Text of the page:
I also threw in “Get ready for Beavers”. He loves going to Beavers, it’s one of the highlights of his week, but every single week we have a battle to get him into his uniform. If rewarding him for getting ready with no fuss is the secret to a peaceful household, then it’s totally worth it.

I’ve also added the following chores –

  • Empty the dishwasher
  • Put your dirty clothes in the laundry basket
  • Do the recycling

The first two are things we think he needs to do to help out. They take a few minutes each day and he knows he will get some pocket money at the end of each week for doing it. The recycling is something he needs to do to work towards a badge for Beavers. It’s a chore my husband hates, but my son seems to love it. Recycling will stay on the chore chart until he gets his Beavers badge.

He does love helping out around the house. I think it’s important to get kids involved in looking after their home. He’s not great at keeping his room tidy; but he is only 7 and I’m absolutely delighted with the contributions he is already making around the house. I hope it will help him to have a little bit of pride in his surroundings.

I couldn’t find our chore chart online, but I’ve found something similar on Amazon

How a chore chart motivated my son to help around the house

This post contains an affiliate link.

Competitive kids: Why is winning so important?

Why is winning so important? Over the past few months I’ve noticed a creeping change in my six year old son. He seems increasingly competitive and talks more and more about winners and losers. Neither me or his dad are particularly competitive, nor are we especially prone to winning things. We’ve rationalised our collective failure to win gold, silver or bronze in anything by making sure whatever potentially competitive activity we are taking part in, that we mostly do it for fun or for the simple joy of taking part. So where has this obsession with winning come from?

Driving down the motorway and Ben is cheering for his dad like he’s Lightening McQueen in a big race, instead of a man taking his family on holiday. At our first Dog Show yesterday there were fat tears of disappointment when our dog didn’t win a rosette in a category. I spent much of my afternoon explaining over and over that it was just for fun, that just because the judge doesn’t think Penny is the scruffiest dog there, doesn’t mean she’s no good, because she will always be a winner to us.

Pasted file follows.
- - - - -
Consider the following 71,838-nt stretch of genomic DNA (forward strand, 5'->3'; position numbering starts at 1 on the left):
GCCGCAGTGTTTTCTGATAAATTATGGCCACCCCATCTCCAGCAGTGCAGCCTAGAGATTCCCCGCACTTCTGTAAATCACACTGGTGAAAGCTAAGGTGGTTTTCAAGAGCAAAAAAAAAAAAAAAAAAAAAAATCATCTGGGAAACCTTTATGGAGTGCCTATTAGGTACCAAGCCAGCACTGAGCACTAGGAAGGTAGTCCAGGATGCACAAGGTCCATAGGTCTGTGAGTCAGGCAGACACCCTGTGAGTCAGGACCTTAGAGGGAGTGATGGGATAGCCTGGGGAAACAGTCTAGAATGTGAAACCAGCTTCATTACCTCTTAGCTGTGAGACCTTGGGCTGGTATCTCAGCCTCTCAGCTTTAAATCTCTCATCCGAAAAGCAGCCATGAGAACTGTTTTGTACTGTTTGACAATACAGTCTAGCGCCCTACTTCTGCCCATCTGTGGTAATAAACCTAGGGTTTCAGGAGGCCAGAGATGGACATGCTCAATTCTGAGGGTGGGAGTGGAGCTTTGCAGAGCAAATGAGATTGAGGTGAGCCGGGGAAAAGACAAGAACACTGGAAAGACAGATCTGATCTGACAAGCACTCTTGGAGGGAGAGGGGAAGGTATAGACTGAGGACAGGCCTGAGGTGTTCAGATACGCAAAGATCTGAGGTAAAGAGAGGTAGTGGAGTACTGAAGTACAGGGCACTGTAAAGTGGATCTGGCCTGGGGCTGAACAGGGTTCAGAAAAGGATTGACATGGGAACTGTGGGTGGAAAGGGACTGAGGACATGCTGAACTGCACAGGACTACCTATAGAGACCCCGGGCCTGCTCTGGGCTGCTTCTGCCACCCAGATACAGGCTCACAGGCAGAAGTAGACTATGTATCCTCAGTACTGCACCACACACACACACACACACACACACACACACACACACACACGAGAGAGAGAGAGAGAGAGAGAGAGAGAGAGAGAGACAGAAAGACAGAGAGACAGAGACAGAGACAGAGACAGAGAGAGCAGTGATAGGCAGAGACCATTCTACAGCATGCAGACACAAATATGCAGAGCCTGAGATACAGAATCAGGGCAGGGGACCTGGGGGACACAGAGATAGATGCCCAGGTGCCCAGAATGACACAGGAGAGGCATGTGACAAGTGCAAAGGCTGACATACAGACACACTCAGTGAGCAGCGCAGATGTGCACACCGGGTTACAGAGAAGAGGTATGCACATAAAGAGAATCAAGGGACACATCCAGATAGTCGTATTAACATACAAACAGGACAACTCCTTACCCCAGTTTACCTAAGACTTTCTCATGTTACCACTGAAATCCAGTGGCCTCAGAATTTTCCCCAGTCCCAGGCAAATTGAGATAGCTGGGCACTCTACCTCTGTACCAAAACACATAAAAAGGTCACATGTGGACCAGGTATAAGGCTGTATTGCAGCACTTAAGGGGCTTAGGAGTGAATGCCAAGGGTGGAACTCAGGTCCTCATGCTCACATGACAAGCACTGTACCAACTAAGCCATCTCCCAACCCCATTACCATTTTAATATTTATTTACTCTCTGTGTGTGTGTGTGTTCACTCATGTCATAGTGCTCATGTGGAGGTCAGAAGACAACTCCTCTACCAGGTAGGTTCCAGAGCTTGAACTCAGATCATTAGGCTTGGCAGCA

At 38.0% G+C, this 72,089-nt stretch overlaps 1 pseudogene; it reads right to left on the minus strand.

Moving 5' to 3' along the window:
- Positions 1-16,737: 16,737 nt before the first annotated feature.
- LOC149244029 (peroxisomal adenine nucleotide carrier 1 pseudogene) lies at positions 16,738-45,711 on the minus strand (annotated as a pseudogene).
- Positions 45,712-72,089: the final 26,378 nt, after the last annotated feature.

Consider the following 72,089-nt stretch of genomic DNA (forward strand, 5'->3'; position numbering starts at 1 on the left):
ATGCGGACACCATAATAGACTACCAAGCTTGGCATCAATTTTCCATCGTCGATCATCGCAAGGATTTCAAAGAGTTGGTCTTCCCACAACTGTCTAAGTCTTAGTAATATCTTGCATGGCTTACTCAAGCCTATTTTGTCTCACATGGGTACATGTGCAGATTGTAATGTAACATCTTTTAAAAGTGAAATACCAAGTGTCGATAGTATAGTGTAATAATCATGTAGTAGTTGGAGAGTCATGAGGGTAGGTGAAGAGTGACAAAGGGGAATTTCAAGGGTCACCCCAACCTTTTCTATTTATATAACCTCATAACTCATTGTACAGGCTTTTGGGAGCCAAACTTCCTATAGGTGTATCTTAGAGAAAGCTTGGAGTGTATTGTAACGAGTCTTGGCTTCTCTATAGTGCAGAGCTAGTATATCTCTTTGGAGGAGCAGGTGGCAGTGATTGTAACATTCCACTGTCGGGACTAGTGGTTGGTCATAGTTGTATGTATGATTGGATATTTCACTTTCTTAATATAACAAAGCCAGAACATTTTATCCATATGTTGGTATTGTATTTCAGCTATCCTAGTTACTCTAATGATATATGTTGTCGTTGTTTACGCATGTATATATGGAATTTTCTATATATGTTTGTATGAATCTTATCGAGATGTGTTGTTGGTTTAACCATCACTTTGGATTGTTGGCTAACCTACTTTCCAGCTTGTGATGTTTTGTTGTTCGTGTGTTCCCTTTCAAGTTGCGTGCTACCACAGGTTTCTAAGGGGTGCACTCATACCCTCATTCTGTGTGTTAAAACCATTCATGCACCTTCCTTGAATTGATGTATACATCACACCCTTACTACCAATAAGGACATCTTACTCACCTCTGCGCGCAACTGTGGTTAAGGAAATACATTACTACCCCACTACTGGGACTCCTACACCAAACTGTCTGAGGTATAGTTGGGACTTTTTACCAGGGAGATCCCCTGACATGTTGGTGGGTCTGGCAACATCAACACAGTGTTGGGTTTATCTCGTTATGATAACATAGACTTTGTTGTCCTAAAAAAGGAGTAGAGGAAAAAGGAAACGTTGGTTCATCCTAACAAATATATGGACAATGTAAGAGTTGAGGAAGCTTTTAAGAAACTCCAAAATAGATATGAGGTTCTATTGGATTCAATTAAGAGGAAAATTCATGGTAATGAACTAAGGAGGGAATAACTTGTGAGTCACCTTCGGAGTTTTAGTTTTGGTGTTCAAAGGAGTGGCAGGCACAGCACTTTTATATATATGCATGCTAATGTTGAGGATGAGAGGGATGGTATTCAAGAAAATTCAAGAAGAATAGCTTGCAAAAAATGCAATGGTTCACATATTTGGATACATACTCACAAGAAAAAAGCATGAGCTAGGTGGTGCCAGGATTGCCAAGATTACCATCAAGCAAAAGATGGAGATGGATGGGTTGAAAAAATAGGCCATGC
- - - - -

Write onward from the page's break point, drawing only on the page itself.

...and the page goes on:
Life seems to be constantly divided into winners and losers. It’s so black and white with him it’s disheartening. We’ve never really let him win games just because of his age, life is filled with minor wins and losses, and games are a good way to experience a minor win or a small loss in a reasonably controlled way. We played Snakes & Ladders in the pub on Sunday, having to explain over and over that it’s a game of luck and not skill was tiresome. Having to tell him over and over that luck will see him climb a ladder as much as luck would see him slither down a snake. More tears of outrage and injustice at the thought of losing, which eventually dried when luck made him the winner of the game.

I do things because I like doing them, not because I necessarily want to be the best at them. My husband runs, not because he’s fitter, stronger or faster than anyone else running alongside him, but because he likes it. Maybe our attitude speaks volumes about our lives. Maybe we’re just too content with who we are and what we do to be competitive. I don’t feel like I’ve got anything to prove to anyone but myself and my boys. 

Winning is important in life, I’m not going to argue against that. But life is always a mixture of win some, lose some and we’re trying to raise him to understand that. A child who strives only to win but doesn’t appreciate or enjoy the game is never going to be truly fulfilled, and since there can usually only be one winner, that child is likely to be disappointed at some stage. 

I’ve always felt that comparing myself against other people will almost always lead to disappointment. I try to only be competitive with myself. Can I do better? How can I do better? What target shall I set myself this month?

It’s hard to strike the balance when you’re raising kids. I want to teach him to try his best and strive to be the best he can be, but also that disappointment is part of life. When you fail to do as well as you’d hoped, it’s a great opportunity to think about what you did wrong and what you can do better next time, and that taking part and having fun is just as valuable as winning a medal.